The council can create "council motions" also called "external proposals". They can submit the preimage hash using three methods,

• democracy.externalPropose()
• democracy.externalProposeMajority()
• democracy.externalProposeDefault()

which have differences in voting thresholds that we'll cover in the Voting Phase section below. The council votes on the proposal internally, with one vote per council member, and if it passes, the proposal moves to the external propose queue where it waits for the end of the period and is automatically promoted to a referendum.

We only promote one proposal at a time to avoid the situation where two opposing proposals pass simultaneously.

During this period, the Technical Committee has the ability to cancel any proposal and fast track proposals made using the democracy.externalPropose() or democracy.externalProposeDefault() extrinsics.

## Voting Phase​

At the start of the Voting Period a referendum has been tabled either from the external proposal queue or the public proposal queue. Now token holders have the opportunity to vote on the referendum with an aye to pass or nay to reject.

The percent of ayes needed for a referendum to pass depends on the extrinsic used to submit the proposal, and varies based on voter turnout using a method called Adaptive Quorum Biasing. The idea is to anticipate that in practice voter turnout is not 100%, and that different proposals will have varying levels of contentiousness and trustworthiness.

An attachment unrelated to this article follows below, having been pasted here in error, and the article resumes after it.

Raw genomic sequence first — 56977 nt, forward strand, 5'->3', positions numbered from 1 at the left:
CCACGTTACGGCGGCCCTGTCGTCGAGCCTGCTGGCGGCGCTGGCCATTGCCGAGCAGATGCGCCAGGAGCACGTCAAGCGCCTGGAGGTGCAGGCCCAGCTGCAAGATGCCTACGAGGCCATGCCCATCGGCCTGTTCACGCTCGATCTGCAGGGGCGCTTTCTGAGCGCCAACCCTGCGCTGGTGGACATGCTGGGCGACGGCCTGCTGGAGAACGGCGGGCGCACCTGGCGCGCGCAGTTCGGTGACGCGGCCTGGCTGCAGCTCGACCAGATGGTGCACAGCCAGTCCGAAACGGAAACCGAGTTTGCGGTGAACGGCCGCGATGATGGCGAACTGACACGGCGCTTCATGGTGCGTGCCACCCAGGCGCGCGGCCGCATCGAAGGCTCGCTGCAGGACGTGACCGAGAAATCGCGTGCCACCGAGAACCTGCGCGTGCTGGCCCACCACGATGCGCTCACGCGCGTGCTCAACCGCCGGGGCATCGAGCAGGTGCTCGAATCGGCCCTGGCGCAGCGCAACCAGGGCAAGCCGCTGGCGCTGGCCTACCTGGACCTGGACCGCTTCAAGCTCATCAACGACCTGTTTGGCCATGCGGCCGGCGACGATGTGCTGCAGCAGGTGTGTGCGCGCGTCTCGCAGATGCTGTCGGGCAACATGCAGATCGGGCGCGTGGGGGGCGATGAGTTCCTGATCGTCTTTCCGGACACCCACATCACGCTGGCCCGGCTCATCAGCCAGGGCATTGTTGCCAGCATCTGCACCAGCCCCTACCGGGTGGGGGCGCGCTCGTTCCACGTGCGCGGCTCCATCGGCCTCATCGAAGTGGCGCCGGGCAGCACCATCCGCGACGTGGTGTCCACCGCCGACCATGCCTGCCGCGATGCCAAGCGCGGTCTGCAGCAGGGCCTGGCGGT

If a positive turnout bias is applied, then a super-majority threshold is required to pass at low levels of turnout, and the threshold decreases as turnout increases. On the other hand applying a negative turnout bias means that a super majority is needed to reject at low levels of turnout, and the threshold increases as turnout increases. In all cases these biasings work out so that if 51% of the total stake votes in one direction (a simple majority), then that choice is executed.

Now let's look at the different biases that are applied to the different extrinsics:

ExtrinsicVote BiasLow turnout behavior
externalProposeno biasalways simple 50% + 1
public proposalpositive turnout biasthreshold to pass starts high
externalProposeMajoritypositive turnout biasthreshold to pass starts high
externalProposeDefaultnegative turnout biasthreshold to pass starts low

Let's consider an example of an external proposal generated by democracy.externalProposeDefault(). Consulting the table above we see that this extrinsic has a negative turnout bias applied. In other words, the threshold for passing starts low and increases as turnout increases. For example, at 25% turnout it needs 34% ayes to pass, at 75% turnout it needs 46% ayes to pass. As turnout increases, it becomes harder to pass approaching simple-majority of 50% + 1 of the turnout.